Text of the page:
Industrial data science has rich potential to turn the stream of data generated on the factory floor into value. However, the average data scientist spends more than a third of their workday on data preparation and cleaning, according to a recent survey by data science platform Anaconda.
Collaboration adds another wrinkle to the process. Typically modeling a process requires several rounds of back-and-forth between data scientists, who can code but may be unfamiliar with the ins and outs of the manufacturing process, and engineers, who have in-depth process knowledge but may not boast much coding acumen.
Building a production-ready ML system can take a month or even longer, prolonging the gap between effort put in and value extracted. With Fero, however, companies can do it in hours.
The project: reducing model building time
One of our customers, a major US-based chemicals manufacturer, wanted to cut the time it took to produce a usable model without damaging predictive accuracy. The team was focused on catalyst lifetimes; their objective was to see if they were operating inefficiently and losing money. Put simply, producing a timely forecast was imperative to business growth.
Fero made the process more efficient. Not only did the software automate the initial data preparation and cleaning process, it also allowed engineers to add their domain knowledge into the model without involving data scientists via a simple no-code interface. Without any coding knowledge, the engineers were able to upload historical data into Fero and add specific process information such as equipment configurations and residence times. After a few clicks through Fero’s interface, they’d generated the forecast they needed.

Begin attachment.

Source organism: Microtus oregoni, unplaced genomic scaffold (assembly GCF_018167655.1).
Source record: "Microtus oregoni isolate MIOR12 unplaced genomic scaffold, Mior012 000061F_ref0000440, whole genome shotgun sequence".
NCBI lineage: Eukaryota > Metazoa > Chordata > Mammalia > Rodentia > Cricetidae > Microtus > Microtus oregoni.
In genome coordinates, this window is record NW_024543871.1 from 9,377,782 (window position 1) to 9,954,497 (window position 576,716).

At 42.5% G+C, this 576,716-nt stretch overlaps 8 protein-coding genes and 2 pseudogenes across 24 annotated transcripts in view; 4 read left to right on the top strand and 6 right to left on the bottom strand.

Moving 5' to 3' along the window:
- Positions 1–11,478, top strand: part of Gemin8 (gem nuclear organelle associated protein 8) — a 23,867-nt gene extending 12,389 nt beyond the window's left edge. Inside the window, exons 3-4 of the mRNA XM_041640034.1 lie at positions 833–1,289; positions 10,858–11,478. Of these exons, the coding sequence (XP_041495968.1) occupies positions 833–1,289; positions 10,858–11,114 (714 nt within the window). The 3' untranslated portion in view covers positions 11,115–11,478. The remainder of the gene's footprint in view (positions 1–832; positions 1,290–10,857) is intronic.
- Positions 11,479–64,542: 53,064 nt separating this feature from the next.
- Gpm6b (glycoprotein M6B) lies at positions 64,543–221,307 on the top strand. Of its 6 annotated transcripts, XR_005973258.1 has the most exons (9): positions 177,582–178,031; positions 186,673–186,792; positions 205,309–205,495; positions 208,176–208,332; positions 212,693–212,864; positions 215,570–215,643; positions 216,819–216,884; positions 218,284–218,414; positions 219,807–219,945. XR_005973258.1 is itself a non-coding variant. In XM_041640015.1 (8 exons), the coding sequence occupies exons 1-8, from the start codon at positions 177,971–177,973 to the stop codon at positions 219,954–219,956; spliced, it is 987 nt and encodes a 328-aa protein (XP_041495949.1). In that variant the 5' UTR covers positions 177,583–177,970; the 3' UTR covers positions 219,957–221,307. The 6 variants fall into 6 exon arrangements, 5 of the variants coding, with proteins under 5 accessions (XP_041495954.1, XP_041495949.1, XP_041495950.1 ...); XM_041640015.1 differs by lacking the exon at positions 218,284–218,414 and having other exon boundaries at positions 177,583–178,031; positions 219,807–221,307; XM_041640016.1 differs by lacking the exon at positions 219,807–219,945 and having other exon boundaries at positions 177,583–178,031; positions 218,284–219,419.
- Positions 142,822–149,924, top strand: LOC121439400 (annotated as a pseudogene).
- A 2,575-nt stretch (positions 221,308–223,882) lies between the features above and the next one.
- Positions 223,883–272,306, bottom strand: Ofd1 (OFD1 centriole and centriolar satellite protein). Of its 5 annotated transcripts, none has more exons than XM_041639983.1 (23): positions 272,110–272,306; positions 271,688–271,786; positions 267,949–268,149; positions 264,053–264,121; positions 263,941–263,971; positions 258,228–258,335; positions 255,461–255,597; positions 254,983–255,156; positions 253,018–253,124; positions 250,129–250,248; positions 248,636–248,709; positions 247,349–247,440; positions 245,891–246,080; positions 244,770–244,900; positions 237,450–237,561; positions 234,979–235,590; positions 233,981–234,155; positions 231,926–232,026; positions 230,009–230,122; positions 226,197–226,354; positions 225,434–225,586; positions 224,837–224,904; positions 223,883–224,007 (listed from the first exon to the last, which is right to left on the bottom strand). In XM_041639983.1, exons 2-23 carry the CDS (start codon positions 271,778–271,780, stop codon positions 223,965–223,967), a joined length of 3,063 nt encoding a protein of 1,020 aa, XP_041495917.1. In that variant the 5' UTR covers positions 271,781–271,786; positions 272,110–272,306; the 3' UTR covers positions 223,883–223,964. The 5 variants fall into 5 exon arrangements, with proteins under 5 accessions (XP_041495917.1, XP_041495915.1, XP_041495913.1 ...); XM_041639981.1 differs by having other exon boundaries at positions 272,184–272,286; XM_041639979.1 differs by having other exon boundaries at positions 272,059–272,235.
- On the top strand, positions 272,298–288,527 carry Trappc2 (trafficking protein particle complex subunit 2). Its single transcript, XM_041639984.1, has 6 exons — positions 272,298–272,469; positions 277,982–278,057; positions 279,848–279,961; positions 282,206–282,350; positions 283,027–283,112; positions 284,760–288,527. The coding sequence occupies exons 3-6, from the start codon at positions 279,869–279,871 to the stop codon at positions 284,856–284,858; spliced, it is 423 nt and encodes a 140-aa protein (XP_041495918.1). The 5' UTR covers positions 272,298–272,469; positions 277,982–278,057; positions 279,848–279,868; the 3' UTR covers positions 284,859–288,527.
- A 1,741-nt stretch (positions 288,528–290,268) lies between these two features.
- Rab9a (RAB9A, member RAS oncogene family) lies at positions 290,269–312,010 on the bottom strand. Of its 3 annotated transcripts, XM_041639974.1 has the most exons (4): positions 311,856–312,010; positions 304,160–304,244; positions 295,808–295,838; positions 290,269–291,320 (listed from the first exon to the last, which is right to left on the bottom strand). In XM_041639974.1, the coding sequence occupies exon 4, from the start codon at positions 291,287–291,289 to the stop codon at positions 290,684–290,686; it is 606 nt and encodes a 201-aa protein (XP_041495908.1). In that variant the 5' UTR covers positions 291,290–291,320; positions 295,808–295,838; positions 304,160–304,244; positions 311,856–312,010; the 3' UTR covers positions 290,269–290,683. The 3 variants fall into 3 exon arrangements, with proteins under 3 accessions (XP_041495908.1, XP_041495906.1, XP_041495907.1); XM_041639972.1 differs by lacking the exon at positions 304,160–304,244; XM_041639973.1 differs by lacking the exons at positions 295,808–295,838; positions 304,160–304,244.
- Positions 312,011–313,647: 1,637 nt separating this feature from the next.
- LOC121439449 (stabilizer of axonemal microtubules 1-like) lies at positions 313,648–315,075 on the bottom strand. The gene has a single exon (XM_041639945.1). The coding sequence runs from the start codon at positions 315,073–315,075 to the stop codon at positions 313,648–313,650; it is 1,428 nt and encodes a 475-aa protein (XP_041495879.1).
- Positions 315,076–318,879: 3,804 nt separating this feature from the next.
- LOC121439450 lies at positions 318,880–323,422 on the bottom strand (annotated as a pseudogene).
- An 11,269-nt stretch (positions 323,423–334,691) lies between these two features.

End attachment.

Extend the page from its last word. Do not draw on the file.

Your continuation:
Before Fero, building a model and interface engineers could use took the team three to five weeks. Using Fero to streamline collaboration, the customer was able to recreate the process in less than two hours, with the same accuracy. This helped them make their internal scientists more efficient and meant they didn’t have to hire any additional consultants. Data scientists, meanwhile, were able to use the software as a rapid prototyping tool. They could easily make a project prototype in hours, allowing them to vet whether a use case had a good value proposition and whether it needed additional custom development.
The value: scaling optimization
Outsourcing work like data cleaning to Fero frees up data scientists to pursue more advanced use cases. To prove this, the customer made a set of conservative assumptions, determining similar projects would last about a month and a data scientist would go through 12 projects. They also assumed that rather than reducing that month to 1.5 hours, use of Fero would reduce a month’s work to about a week, and only half of the 12 projects would be suitable for Fero. Even given this set of conservative assumptions, the customer found they would still end up with five additional months of time that data scientists could dedicate to more advanced use cases, such as complex use cases that can’t be addressed using automated machine learning software.
This solution also allows companies to scale optimization faster. A global manufacturer has tens of thousands of use cases; it’s not feasible for a data scientist to model all of them. With machine learning software, the same models can be deployed across similar use cases, rather than being rebuilt each time from scratch.